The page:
The causes of obesity

 

Madam, - I agree with Michael Cullen (April 14th) that the causes of obesity, particularly in children, are multiple and complex. Research shows that a combination of sedentary lifestyles, inactivity and poor diet with excessive intakes of high-fat, high-sugar, junk foods are the principal culprits.

The Green Party, in its position paper on combating childhood obesity, put forward a comprehensive list of proposals aimed at increasing physical activity and exercise among children.

These included proposals to amend the planning act so that open spaces, playgrounds and recreational facilities will be mandatory in all housing developments over a certain size and measures to promote the "Safe Routes to School" scheme, so that more children can safely walk to school.

Increasing the number of playgrounds and restoring the physical education and sports grant to schools are also included in the measures proposed by the Green Party to promote enjoyable lifelong physical activity among children and young people.

These measures are indeed necessary to help combat the scourge of obesity among the young. However, it remains the case that parents efforts to encourage a healthy lifestyle and eating habits, are counteracted by advertisements which appear between programmes watched by young children.

Bombarding children with images of burgers, biscuits, crisps and fizzy drinks is irresponsible. These high fat, high sugar and high salt foods and drinks can cause obesity and type-two diabetes.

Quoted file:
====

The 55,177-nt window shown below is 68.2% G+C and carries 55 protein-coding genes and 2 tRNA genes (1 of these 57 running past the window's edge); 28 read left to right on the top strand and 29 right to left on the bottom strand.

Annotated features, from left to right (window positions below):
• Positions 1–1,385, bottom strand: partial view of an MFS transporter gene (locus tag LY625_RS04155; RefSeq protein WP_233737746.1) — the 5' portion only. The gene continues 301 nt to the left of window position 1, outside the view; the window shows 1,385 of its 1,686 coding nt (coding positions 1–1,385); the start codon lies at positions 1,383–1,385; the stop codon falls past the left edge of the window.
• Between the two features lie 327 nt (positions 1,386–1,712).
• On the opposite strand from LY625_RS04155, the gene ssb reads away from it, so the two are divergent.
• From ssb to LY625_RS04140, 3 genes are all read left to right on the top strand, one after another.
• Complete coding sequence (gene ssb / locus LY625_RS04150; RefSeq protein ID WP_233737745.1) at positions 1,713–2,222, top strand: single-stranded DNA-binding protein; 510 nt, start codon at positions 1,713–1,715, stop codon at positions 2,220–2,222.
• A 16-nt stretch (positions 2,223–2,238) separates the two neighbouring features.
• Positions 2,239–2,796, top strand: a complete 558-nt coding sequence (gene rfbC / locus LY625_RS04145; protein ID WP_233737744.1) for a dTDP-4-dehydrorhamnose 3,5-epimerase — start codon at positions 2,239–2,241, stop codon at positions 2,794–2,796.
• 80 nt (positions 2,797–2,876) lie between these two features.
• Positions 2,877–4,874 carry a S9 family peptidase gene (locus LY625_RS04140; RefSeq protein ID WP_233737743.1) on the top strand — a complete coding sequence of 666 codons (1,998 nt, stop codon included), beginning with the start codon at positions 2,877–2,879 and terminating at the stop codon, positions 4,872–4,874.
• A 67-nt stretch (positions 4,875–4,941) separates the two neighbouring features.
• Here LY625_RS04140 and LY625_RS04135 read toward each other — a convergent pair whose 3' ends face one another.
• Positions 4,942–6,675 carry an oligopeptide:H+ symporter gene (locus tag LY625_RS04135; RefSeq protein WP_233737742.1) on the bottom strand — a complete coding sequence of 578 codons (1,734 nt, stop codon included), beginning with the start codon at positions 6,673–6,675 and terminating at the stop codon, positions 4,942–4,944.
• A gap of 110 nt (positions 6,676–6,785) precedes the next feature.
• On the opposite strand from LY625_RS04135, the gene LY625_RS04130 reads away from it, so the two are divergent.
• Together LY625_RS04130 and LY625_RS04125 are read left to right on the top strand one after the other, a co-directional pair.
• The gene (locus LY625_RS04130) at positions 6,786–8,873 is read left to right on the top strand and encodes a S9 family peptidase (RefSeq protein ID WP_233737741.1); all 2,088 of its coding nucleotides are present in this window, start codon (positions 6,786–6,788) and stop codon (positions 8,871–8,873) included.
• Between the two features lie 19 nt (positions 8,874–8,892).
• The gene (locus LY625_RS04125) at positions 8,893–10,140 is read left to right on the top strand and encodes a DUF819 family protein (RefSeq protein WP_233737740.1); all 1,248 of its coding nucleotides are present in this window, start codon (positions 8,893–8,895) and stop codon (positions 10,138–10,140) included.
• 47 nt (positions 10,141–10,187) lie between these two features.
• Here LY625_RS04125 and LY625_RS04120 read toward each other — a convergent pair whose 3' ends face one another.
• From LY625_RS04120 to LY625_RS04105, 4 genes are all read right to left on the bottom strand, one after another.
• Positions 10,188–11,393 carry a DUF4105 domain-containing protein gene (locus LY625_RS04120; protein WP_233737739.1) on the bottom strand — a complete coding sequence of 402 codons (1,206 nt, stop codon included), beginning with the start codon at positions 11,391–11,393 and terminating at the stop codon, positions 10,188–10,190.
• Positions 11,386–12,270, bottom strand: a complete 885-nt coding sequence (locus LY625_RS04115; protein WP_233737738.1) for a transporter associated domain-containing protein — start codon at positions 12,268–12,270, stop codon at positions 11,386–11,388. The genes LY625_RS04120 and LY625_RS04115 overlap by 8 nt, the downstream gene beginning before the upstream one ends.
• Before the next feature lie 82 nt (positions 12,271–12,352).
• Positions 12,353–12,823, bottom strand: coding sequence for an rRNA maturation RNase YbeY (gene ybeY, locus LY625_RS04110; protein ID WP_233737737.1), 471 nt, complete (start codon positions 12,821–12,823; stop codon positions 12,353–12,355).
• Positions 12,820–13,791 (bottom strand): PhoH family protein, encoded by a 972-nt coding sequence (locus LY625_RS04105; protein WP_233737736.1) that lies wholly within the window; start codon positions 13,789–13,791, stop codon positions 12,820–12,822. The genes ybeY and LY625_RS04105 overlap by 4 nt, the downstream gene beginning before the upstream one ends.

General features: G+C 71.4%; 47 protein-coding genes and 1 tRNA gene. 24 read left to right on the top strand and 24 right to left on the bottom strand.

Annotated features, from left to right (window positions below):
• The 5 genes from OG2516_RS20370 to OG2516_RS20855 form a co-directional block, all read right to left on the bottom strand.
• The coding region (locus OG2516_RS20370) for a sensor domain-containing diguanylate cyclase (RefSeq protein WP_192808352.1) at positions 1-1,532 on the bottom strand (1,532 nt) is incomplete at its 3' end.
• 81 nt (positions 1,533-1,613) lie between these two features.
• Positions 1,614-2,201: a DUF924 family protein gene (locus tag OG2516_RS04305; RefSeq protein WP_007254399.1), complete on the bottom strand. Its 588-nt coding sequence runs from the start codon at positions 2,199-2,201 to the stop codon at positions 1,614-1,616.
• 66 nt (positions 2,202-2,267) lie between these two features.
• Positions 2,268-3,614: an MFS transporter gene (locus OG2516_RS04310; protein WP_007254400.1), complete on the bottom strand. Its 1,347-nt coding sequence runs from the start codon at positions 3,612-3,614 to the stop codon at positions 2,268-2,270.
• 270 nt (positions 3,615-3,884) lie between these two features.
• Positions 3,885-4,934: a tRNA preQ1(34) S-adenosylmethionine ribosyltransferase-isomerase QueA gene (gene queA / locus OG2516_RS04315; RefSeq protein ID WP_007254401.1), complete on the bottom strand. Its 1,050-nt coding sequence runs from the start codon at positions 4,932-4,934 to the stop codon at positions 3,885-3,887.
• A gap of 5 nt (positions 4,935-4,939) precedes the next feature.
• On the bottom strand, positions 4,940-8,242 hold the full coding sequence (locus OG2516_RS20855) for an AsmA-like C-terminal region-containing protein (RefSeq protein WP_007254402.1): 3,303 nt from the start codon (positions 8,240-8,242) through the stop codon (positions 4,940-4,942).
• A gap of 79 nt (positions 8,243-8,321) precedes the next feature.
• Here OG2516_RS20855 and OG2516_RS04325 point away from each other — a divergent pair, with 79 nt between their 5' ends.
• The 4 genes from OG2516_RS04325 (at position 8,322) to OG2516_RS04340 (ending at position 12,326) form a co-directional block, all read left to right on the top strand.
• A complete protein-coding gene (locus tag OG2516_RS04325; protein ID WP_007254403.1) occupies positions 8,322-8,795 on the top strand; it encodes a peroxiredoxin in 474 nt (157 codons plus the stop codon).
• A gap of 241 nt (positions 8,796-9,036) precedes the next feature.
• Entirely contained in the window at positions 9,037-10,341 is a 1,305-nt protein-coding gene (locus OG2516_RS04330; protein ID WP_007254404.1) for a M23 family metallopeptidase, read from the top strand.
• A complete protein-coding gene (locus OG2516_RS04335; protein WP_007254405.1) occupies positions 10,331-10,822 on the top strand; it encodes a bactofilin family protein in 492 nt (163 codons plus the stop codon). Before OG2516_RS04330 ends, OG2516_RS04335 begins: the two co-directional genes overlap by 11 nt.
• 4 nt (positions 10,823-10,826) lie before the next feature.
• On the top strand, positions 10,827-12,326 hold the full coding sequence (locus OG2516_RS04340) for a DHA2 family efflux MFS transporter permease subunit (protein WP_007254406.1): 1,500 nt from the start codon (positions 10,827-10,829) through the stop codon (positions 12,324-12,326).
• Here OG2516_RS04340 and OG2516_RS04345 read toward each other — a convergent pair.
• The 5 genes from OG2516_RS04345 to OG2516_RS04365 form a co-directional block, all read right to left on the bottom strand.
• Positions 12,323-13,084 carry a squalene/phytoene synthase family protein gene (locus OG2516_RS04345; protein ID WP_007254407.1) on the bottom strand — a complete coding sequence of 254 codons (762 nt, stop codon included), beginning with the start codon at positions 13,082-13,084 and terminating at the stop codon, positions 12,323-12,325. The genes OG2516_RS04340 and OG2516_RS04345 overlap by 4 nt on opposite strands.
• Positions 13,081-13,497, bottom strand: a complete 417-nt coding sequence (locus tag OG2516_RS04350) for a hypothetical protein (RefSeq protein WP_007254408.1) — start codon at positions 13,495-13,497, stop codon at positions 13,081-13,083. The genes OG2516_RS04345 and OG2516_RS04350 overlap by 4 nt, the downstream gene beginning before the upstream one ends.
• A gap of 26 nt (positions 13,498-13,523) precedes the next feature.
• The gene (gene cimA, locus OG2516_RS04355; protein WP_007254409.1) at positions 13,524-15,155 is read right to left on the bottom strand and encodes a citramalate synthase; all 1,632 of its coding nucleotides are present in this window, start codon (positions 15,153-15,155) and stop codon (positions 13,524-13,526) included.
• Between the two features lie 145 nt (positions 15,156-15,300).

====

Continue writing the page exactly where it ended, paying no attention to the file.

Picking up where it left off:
Preventing these kinds of foods being foisted on children - particularly pre-school children, who have no understanding of the nature of advertising - is very difficult in the face of such a powerful medium.

The submission by the Institute of Advertisers of Ireland to the Broadcasting Commission of Ireland, makes astonishing reading. It includes the type of arguments that were used by the smoking industry in the past. They argue, "Research does not support the view that food advertising is particularly influential in dictating the individual child or family diet".

This is quite a claim from the advertising industry - that basically its advertising in ineffective! I don't suppose they use such arguments when they are billing their clients.

As Editor of Marketing Magazine, Mr Cullen must be well aware of the power of advertising. For this reason, the Green Party is in favour of a Europe wide ban on television advertising of junk food, as well as promoting physical activity as part of a healthy lifestyle. - Yours, etc.,

PATRICIA McKENNA, MEP,

European Parliamen Offices,

Molesworth Street,

Dublin 2.